HotDAMNlifeisgood Wed 08-Jan-14 12:19:41

What if this person keeps flitting in and out of life?

You have the choice whether you let them.

HotDAMNlifeisgood Wed 08-Jan-14 12:22:25

I mean, you obviously don't have the choice whether they contact you, but you can be unavailable / say no / decline events where they will be, etc.

CrushyMcCrushCrush Wed 08-Jan-14 13:04:26

procrastinatingagain glad things are better for you now. I will prepare myself for a year then! Ugh.

If my friend were to suggest meeting somewhere, which is quite likely, I am not sure that I would be able to say no. The thing is that we are friends so nothing unusual about meeting up - the problem is all in my head!

HotDAMNlifeisgood Wed 08-Jan-14 13:33:42

I am not sure that I would be able to say no.

Then you are feeding the crush and lengthening the amount of time it will take to get over.

Understandable. But within your power (and yours only) to choose to say no.

procrastinatingagain Wed 08-Jan-14 21:13:45

Thanks crushy. Hope you get back to normal again soon too. Why do things have to be so complicated?

GhettoPrincess001 Thu 09-Jan-14 04:19:25

It can take years. However, it does take effort. You can't imagine that, 'what did I see in you' moment. However, it comes....eventually.

Despite being in a relationship I was still jealous of the person he was dating. (She had chased after him like a rat up a drain pipe and flattered him into a relationship. Not least financing their shared business venture and also paying for a week's holiday to the Caribbean.)

She also once asked me outright if I was seeing him. Me not understanding the question replied that I was not scheduled to. It later dawned on me that she meant in a romantic sense. She knew I was married. Maybe she'd seen the spark in both our eyes ?

I once met up with him at an agreed time and place for legitimate reasons and wasn't wearing my wedding ring for safety reasons. He noticed this and by the look on his face he thought all his Christmases had come at once.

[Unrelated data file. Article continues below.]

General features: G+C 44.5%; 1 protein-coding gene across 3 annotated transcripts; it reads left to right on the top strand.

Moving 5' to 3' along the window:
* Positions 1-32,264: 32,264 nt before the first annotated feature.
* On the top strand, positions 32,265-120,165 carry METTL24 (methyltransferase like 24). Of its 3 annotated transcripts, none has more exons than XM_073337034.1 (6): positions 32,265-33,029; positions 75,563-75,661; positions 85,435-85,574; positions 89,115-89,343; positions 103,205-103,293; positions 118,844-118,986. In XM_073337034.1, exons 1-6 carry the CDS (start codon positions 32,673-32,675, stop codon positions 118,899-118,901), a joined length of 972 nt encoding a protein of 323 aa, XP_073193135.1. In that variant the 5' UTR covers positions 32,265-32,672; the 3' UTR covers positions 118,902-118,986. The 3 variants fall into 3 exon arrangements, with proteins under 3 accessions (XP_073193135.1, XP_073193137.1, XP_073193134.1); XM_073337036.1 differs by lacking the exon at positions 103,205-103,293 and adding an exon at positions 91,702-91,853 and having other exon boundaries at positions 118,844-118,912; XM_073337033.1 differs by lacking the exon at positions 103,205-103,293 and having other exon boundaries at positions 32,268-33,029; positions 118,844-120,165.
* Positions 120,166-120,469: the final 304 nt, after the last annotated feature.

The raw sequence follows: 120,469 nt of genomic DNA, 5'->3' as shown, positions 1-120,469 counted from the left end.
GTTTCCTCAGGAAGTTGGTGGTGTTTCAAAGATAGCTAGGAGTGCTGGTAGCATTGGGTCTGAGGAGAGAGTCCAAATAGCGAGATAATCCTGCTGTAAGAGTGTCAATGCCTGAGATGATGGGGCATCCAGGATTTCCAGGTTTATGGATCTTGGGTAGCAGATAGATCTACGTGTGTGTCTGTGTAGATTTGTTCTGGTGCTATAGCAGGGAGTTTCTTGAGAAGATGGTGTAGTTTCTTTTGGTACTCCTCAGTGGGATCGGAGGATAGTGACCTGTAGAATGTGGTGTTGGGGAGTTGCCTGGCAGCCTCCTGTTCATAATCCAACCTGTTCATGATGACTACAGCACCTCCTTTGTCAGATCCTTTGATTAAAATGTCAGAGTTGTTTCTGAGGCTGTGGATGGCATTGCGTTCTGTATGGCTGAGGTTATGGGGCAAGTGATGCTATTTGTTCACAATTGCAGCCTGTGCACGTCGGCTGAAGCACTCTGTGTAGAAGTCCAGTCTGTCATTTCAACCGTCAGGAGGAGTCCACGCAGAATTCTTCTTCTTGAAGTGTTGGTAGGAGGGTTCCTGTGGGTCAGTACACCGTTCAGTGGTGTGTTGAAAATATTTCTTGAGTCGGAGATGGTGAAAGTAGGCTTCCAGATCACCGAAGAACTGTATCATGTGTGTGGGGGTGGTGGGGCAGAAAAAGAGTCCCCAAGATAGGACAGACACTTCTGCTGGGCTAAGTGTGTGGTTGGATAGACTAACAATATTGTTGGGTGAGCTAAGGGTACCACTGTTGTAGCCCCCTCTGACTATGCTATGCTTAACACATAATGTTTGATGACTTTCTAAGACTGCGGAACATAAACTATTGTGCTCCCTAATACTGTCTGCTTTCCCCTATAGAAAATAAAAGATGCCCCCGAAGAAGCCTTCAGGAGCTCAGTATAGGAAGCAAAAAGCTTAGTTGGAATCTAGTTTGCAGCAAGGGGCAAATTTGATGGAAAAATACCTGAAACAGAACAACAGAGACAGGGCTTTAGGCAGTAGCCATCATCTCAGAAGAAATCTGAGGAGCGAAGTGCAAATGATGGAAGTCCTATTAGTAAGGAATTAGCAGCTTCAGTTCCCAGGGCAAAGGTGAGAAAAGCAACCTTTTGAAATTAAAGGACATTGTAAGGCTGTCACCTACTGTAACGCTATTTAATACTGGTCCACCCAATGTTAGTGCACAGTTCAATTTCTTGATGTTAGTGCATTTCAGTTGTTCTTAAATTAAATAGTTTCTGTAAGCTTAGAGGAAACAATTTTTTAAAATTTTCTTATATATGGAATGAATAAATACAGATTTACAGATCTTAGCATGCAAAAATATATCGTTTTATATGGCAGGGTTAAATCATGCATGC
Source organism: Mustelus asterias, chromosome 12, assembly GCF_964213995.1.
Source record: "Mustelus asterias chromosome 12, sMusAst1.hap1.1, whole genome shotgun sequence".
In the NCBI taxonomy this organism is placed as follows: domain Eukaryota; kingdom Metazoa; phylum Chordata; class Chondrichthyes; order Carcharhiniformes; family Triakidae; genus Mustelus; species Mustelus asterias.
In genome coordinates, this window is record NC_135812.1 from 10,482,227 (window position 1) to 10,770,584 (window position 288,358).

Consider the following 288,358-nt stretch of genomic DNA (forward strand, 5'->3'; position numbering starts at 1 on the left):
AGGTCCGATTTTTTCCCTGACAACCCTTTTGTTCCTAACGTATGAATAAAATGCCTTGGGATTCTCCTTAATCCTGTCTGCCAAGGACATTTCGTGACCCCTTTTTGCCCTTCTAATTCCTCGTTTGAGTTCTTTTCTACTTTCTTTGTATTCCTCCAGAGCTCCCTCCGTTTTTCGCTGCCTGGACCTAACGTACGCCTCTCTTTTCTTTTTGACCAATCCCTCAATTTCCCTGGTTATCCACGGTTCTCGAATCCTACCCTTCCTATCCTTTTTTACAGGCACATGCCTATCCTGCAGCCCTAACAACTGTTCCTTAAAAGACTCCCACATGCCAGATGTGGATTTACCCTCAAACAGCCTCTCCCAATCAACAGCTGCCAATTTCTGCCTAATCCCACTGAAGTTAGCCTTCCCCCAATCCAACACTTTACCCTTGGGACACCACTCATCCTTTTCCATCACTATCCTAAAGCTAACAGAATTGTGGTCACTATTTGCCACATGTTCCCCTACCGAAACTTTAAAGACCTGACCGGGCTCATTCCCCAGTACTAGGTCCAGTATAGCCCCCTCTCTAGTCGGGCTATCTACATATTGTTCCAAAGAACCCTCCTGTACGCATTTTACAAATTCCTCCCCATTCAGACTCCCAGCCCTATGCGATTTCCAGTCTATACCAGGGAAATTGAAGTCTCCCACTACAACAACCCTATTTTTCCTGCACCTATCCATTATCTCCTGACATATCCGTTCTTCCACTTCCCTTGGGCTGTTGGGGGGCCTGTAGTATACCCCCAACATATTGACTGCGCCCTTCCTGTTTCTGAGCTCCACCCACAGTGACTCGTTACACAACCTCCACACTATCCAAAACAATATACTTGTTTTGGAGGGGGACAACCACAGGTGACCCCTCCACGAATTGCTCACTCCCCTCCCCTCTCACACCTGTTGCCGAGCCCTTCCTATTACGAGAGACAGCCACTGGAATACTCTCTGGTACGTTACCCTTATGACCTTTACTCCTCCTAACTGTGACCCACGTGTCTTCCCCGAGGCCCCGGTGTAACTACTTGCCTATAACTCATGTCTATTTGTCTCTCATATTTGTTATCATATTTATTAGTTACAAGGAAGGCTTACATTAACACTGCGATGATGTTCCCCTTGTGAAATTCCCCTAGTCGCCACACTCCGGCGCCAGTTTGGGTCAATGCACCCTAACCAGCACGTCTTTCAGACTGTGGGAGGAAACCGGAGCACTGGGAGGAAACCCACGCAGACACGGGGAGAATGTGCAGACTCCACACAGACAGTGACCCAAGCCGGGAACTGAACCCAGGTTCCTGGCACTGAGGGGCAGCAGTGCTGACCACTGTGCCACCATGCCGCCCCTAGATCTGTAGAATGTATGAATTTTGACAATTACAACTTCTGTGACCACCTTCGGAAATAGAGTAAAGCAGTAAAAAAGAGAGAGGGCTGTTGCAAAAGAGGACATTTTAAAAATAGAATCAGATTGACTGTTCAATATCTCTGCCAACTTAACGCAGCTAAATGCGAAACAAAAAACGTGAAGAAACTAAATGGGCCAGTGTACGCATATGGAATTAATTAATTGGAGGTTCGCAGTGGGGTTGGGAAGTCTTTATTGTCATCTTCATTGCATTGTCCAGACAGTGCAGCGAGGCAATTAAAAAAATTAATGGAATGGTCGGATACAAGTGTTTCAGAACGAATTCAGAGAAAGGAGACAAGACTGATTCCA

However, I put integrity above all else. I wanted his respect in the long run and also my marriage. So that's exactly what happened, absolutely nothing.

It gladdened my heart when I saw on his daughter's facebook page the photos of his wedding to someone else.

stillgoingon Thu 09-Jan-14 11:39:20

Mine has been going for 1 year 3 months and is as strong as ever. In that time I've laid eyes on him once and had no other direct contact. Despite this, I'm pretty sure it's mutual but have no idea of his intentions.

Neither of us are married but both have children and live with our longterm partners. We've known each other 20 years and nearly got together then but I was with someone else. By the time I'd split up with him, he was with someone else and she was pregnant. I got on with my life, eventually met someone and had my own children.

When we met again a year or so ago it was very evident that the spark was still there strongly. Almost irresistable in fact. Yet, no action has been taken by either of us, which is right.

I won't have an affair physically, I'm aware that I may be having something of a onesided emotional one, hard to say. Life with my DP is OK but I haven't been that happy since I went back to work after my last child. If I hadn't run into him again, I would probably just be ticking along in a slightly unsatisfied way.

I'm not sure what will happen. Probably nothing. But if he ended up single I'm not sure what I would do.

In the meantime, I do get some enjoyment from the fantasy and boredom alleviation, but a lot of frustration too.

GhettoPrincess001 Fri 10-Jan-14 00:09:28

stillgo - your last sentence resonates with me

Charcoalbriquettes Fri 10-Jan-14 00:37:15

Ignoring his emails feels empowering. It is something you can do to get yourself over him.

Charcoalbriquettes Fri 10-Jan-14 00:37:57

Ps not that I did ignore his latest message blush

Tonandfeather Fri 10-Jan-14 02:01:44

There are infinite possibilities that you'll meet people who 'get' you. That's not strange at all. If one or two people have in a lifetime, why not anyone else?

However there are times when people make it their business to 'get' you and folks who have a physical crush on eachother have a hell of a propensity for "mirroring" so that it LOOKS like they 'get' eachother, but it's not real.

It reads to me like you're hoping he'll suggest meeting up, you'll pretend it will all be fine and platonic, while secretly imagining him leaning in for a clinch.

Face it, you'd have no willpower if he did and you'd carry on pretending that you hadn't meant for it to happen.

If you REALLY don't want an affair with this guy then steer clear. But I think the most realistic hope is that this guy doesn't want an affair with a married woman and won't push it, because you sound too far gone to have any willpower.